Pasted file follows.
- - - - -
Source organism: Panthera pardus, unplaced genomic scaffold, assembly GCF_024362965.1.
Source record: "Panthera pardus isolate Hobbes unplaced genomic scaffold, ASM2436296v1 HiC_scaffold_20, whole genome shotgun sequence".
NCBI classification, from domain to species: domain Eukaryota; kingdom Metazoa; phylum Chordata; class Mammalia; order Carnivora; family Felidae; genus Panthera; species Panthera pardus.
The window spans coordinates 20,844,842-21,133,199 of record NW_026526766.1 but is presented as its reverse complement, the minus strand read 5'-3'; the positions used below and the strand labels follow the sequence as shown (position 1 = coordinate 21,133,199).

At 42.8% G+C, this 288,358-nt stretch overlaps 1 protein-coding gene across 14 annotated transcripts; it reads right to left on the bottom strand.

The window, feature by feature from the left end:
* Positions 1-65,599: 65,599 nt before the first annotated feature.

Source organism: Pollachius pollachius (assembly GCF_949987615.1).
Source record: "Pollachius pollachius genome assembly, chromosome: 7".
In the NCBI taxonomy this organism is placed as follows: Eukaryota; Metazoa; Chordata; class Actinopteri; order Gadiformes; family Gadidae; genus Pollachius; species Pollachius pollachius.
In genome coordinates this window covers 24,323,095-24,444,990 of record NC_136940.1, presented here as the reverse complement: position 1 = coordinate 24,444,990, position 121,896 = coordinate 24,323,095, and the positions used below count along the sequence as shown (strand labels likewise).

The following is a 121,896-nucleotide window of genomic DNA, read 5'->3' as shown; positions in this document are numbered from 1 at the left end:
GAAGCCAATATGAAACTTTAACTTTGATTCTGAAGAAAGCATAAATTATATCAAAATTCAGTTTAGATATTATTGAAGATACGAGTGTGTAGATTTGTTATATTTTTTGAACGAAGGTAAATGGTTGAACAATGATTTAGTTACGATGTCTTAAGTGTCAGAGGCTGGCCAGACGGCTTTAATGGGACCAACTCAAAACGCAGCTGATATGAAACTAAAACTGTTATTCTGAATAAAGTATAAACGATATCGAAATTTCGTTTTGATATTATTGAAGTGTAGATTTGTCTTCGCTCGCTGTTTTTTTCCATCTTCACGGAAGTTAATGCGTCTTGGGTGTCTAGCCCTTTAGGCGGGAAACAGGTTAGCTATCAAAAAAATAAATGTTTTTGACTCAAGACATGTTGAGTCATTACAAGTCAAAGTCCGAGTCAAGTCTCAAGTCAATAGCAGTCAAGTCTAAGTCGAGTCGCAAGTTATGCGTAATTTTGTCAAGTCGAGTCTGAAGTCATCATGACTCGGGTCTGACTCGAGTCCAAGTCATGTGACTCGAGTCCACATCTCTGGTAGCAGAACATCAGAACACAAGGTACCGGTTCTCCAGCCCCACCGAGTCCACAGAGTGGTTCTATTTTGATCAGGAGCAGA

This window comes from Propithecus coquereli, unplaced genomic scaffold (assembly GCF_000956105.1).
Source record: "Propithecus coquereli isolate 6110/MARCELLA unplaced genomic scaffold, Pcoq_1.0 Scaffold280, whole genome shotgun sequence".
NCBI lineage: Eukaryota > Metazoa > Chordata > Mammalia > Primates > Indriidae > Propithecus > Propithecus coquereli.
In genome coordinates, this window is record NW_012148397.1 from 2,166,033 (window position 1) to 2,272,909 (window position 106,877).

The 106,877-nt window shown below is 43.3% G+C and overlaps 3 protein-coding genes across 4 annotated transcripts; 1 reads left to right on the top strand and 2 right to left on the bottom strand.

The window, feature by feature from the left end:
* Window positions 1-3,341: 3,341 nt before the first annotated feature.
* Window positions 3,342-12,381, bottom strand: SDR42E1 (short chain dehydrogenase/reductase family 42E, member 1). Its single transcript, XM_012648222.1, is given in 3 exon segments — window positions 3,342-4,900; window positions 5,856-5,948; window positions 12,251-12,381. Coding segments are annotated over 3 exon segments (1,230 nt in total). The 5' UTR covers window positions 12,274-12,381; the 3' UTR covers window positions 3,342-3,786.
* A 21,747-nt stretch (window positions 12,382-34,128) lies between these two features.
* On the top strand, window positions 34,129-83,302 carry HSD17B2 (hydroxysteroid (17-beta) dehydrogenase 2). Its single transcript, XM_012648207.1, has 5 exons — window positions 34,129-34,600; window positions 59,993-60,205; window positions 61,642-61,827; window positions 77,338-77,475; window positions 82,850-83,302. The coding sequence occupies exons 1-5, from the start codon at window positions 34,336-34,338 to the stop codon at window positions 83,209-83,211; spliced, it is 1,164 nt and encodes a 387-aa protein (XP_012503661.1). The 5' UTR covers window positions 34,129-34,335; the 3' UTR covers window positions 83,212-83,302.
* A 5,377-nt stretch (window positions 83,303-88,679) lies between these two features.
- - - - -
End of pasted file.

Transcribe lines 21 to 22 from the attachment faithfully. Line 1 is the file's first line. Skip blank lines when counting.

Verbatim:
* Window positions 3,342-12,381, bottom strand: SDR42E1 (short chain dehydrogenase/reductase family 42E, member 1). Its single transcript, XM_012648222.1, is given in 3 exon segments — window positions 3,342-4,900; window positions 5,856-5,948; window positions 12,251-12,381. Coding segments are annotated over 3 exon segments (1,230 nt in total). The 5' UTR covers window positions 12,274-12,381; the 3' UTR covers window positions 3,342-3,786.
* A 21,747-nt stretch (window positions 12,382-34,128) lies between these two features.